What Ails Us: Some New/Old Thinking

          Most people love to talk about their vacations, especially if the vacation was a good one (if all your vacations have been good ones, consider yourself blessed). Not having thought much about a topic for today (I was on vacation!), the morning paper on the day we returned came to the rescue, in a way that brought the week into perspective with themes familiar to this space: obesity and inactivity, promoting healthy lifestyle changes that endure, medicine’s creative attempts to motivate positive behaviors. The modality reported on was a familiar one, that of prescription – Rx power! Not for medications, or even gym time – those would not be newsworthy – but the new and notable angle is that pediatricians are prescribing Outside Time, for children who are at risk, and please leave your electronic devices in the house.

        As a kid, my mom was always telling me to go play outside, but as we all know, times have changed. And the emphasis is not just on outside, but “outside in nature”, or “outside in the sunshine”, or most importantly “outside coming up with something on your own, even if it’s just looking around and being curious about what’s out there, so long as you’re active.” And the “evidence-based” benefits already recognized? Lower blood pressure, reduction in reported stress, and success with some in actually losing weight. But the general improvement in well-being is where the real gold lies, here.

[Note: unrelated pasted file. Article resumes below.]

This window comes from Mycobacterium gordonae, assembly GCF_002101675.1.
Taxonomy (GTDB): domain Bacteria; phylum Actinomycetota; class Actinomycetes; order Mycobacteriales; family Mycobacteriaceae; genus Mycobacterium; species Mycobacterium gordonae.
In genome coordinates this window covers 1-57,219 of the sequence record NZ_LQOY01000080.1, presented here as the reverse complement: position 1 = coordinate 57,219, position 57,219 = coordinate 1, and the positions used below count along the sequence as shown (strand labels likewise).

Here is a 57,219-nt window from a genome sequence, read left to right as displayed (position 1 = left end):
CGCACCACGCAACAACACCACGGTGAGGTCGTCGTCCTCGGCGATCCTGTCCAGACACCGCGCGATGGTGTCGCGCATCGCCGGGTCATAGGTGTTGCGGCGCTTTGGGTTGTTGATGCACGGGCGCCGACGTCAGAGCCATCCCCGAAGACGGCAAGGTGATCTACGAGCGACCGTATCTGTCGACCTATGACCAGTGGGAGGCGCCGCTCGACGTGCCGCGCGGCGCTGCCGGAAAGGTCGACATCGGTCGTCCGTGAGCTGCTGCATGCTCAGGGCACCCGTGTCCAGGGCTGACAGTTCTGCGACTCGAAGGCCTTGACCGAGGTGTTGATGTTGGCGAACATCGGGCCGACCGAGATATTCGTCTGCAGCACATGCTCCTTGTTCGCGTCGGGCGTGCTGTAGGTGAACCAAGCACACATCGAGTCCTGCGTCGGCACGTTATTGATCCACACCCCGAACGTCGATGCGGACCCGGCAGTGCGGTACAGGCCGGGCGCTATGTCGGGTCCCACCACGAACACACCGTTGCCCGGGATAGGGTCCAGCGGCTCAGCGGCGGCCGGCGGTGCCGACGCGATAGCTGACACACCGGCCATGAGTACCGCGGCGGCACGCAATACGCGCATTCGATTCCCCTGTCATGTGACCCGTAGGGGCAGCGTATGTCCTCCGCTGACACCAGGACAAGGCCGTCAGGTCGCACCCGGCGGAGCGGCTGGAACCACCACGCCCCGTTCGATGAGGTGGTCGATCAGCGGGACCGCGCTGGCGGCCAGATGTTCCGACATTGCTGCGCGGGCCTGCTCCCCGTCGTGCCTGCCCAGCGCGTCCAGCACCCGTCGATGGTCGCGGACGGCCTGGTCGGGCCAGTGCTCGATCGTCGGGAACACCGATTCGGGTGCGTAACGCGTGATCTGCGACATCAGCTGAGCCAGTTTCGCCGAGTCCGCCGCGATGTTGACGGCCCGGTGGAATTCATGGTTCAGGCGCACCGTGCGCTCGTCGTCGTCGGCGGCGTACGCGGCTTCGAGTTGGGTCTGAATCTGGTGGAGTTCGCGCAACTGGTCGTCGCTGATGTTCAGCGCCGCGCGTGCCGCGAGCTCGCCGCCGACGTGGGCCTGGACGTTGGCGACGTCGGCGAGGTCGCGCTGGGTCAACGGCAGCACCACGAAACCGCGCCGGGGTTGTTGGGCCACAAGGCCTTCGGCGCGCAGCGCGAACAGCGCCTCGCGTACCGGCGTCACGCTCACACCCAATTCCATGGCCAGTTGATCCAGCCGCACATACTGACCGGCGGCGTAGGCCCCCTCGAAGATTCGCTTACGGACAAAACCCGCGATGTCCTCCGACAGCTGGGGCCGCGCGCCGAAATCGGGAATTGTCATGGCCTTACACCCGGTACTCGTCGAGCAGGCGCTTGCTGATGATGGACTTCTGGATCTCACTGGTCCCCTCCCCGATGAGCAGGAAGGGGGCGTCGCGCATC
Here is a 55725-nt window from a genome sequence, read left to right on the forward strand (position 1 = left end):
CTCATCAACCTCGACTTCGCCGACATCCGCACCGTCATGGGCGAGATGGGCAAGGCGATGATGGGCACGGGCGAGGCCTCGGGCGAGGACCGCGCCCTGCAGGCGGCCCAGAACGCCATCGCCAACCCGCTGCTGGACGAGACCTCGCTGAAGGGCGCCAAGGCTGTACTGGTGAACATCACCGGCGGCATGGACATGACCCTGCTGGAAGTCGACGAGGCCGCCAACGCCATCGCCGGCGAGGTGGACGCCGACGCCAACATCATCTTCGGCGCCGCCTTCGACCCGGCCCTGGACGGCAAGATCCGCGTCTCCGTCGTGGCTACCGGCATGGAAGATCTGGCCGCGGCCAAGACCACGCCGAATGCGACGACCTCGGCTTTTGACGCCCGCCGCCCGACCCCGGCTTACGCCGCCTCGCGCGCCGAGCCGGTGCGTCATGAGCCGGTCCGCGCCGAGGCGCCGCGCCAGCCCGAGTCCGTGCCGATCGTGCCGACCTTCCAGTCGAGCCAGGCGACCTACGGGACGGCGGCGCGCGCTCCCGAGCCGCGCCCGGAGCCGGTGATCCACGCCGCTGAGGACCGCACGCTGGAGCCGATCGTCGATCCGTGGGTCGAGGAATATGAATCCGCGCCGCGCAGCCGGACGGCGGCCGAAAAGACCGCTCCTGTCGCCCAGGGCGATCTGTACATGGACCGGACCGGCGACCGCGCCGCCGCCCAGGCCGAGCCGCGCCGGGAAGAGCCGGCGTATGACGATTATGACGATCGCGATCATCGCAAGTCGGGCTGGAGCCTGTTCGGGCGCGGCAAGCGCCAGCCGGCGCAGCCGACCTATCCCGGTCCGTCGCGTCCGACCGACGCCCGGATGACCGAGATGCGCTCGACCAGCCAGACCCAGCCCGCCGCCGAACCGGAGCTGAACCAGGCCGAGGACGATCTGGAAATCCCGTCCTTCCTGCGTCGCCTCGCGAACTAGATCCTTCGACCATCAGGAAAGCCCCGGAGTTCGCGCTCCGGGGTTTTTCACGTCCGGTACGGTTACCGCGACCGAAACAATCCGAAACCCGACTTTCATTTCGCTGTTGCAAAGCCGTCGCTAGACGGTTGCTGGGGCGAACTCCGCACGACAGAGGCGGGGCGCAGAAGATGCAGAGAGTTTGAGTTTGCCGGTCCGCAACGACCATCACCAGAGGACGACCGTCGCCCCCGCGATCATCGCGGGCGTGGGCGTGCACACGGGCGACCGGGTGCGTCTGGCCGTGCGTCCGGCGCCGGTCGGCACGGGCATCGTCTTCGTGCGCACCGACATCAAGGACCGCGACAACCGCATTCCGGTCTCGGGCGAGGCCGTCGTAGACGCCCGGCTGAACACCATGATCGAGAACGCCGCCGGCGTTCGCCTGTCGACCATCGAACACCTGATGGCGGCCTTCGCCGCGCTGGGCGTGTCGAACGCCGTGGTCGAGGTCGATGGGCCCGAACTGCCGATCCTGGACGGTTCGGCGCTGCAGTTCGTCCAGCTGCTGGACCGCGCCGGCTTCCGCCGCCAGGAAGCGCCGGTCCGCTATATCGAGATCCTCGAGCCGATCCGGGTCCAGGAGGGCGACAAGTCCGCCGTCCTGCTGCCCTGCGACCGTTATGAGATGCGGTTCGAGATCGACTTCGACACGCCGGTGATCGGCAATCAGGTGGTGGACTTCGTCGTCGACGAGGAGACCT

I present my vacation as evidence. My wife and I spent the past week on a Massachusetts Audubon trip. It was ostensibly about finding birds, but the transcendent part lay in just being outside as much as humanly possible, walking, sometimes clambering, and looking. Like a whole lot. Like from 5am most days until the sun set, and a little after that. Our group numbered 17, and while the energy and enthusiasm waned at times (we also tended to eat on the run), the general level of passion and joy was pretty constant. Here’s the kicker: most of the group was over 50, many well past that. Our leader, the most energetic of all, turns 70 tomorrow.

       None of us ever got a prescription for doing this type of thing, I am sure, but if that’s what it takes nowadays, it seems like a pretty good idea.

John Dabrowski, LICSW
Neponset Health Center & Geiger Gibson Community Health Center
Harbor Health Services, Inc.


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